Samuel Stennett (1727–95)
The Promised Land (1787)
Arranged by Daniel McDavitt (2011)
“[American evangelicals] transformed the text into earthly and vital metaphors of the vision, vigor, enthusiasm, and optimism of frontier life moving on to the promised land of Kentucky or Missouri.”
— Carlton R. Young
Editor, United Methodist Hymnal
Although he was prominent among ministers who dissented from the Church of England, Samuel Stennett was a friend and supporter of King George III. For ten years, he served as assistant minister to his father at the Little Wild Street Church in London and continued as pastor there for 37 years after his father’s death. He was well-known for his writings in support of dissenters and for his contributions to hymnody.
Stennett’s The Promised Land has found a number of different homes over nearly two and a half centuries. It was first published as an eight-stanza hymn under the category “Heaven Anticipated” in Rev. John Rippon’s influential 1787 A Selection of Hymns from the Best Authors. Thirty-eight of Stennett’s hymns appeared in Rippon’s collection.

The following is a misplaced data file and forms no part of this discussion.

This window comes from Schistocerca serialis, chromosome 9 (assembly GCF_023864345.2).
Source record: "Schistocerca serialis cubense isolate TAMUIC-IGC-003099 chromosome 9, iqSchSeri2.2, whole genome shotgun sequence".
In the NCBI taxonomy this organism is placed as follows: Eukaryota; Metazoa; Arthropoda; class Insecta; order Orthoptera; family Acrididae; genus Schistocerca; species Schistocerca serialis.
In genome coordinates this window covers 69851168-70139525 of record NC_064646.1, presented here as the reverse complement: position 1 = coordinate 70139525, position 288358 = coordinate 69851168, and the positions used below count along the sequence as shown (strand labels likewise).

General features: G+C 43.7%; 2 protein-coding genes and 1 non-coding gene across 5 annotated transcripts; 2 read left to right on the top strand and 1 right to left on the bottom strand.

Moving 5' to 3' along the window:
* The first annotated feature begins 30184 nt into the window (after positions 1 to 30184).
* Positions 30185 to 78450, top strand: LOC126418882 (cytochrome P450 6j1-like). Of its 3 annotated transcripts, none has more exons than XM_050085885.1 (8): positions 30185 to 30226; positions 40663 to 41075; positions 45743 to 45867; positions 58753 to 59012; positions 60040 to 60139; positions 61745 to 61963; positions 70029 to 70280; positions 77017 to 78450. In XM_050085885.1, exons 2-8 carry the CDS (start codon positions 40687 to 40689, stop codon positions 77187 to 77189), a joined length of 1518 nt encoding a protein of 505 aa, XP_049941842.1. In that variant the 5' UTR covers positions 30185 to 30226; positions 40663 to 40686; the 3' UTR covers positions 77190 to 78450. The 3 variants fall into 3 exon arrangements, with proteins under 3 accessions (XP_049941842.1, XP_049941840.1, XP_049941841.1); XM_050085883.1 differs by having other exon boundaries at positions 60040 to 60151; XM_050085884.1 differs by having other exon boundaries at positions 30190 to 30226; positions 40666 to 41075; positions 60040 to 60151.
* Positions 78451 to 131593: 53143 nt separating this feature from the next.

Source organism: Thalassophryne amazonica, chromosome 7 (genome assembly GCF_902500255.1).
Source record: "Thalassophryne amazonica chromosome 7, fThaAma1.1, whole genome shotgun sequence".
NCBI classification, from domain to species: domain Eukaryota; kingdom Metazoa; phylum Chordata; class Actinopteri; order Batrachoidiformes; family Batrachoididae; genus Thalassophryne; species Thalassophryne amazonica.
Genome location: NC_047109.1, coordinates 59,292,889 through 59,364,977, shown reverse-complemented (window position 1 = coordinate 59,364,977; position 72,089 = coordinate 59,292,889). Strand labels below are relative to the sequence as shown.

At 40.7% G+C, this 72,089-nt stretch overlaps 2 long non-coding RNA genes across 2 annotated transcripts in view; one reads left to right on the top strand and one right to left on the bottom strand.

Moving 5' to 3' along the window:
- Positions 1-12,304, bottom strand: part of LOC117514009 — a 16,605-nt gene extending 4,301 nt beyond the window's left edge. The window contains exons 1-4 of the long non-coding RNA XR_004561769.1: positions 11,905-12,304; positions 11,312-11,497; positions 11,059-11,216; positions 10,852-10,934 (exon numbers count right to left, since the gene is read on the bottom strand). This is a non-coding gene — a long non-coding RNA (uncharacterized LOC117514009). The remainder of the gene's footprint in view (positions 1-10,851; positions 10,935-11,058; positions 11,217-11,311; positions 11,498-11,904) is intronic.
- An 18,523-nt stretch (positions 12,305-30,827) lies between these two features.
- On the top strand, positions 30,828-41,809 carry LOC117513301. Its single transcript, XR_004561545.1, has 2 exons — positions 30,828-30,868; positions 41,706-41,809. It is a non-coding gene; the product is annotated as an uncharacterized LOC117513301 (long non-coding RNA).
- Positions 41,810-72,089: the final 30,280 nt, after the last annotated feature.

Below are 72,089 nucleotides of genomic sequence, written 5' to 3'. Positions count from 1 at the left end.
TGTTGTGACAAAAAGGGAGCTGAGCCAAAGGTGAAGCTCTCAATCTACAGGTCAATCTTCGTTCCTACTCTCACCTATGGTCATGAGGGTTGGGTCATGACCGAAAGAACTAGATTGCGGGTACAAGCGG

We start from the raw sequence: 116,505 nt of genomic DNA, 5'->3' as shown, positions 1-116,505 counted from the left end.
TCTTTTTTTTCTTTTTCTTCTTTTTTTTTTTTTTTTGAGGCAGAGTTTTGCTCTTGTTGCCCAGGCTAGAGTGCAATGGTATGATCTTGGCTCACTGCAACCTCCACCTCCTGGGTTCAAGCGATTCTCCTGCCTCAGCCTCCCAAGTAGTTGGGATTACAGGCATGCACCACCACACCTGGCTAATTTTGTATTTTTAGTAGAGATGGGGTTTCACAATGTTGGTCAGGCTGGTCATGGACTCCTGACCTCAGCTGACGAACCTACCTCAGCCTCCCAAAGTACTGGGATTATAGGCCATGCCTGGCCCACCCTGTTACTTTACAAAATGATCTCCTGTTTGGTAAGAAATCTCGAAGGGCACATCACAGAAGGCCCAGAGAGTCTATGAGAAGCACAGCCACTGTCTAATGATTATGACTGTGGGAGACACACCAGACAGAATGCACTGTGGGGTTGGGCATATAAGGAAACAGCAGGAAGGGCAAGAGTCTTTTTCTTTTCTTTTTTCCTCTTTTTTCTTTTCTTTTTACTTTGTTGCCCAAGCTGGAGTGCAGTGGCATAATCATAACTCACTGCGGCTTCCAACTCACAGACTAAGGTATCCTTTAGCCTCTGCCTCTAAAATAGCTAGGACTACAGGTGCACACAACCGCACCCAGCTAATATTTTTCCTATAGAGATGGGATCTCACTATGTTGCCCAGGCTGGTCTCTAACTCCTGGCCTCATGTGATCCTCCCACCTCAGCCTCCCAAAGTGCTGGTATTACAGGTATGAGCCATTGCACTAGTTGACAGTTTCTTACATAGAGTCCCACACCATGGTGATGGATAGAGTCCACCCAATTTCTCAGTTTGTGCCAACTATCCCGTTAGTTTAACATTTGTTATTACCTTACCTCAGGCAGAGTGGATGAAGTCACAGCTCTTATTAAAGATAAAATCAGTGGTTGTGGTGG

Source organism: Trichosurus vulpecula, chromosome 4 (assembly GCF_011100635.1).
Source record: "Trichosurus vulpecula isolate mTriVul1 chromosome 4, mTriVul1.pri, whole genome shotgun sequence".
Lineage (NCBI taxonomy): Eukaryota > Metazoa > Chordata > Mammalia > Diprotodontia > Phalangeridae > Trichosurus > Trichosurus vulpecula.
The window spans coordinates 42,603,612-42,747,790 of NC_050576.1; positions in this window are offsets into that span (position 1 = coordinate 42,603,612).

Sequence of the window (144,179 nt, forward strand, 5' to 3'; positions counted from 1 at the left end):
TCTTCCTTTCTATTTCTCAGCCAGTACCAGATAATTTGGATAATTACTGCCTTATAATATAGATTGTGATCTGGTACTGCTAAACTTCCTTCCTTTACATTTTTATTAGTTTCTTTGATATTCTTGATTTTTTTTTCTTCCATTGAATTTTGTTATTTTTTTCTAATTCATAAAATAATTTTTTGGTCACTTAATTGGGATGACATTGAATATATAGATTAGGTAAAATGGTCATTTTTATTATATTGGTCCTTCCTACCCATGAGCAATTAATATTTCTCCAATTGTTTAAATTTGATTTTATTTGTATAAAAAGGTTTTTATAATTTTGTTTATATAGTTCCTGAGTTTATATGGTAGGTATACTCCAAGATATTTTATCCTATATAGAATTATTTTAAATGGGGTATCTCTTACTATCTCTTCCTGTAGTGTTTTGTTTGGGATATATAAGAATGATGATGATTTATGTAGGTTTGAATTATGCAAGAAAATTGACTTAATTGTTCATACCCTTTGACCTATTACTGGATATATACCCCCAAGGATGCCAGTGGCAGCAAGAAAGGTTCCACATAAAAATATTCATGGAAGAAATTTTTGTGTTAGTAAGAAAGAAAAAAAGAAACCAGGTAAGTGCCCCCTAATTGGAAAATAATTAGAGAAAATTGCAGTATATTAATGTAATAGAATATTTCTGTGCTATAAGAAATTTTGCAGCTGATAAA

The hymn quickly found its way to the New World, where its description of a perfectly glorious afterlife awaiting the earthbound faithful was very popular among American Methodists and a favorite in camp meetings. In 1835, it was included in The Southern Harmony and Musical Companion, set to a shaped-note tune attributed to Matilda Durham. An arrangement by Rigdon M. McIntosh in 1895, changed the tune from minor to major and added the refrain, creating a standard setting carried in many hymnals today. Stennett’s text has been set to a number of different melodies. The Sacred Harp, for example, offered seven.
Daniel McDavitt is assistant professor of music and director of choral activities at Goucher College in Towson, Maryland. He prepared this setting of The Promised Land for the Brigham Young University Concert Choir. McDavitt earned his Bachelor of Arts in music and a Master of Music in choral conducting from Brigham Young University, and he holds a Doctor of Musical Arts in choral conducting and literature from the University of Illinois at Urbana-Champaign.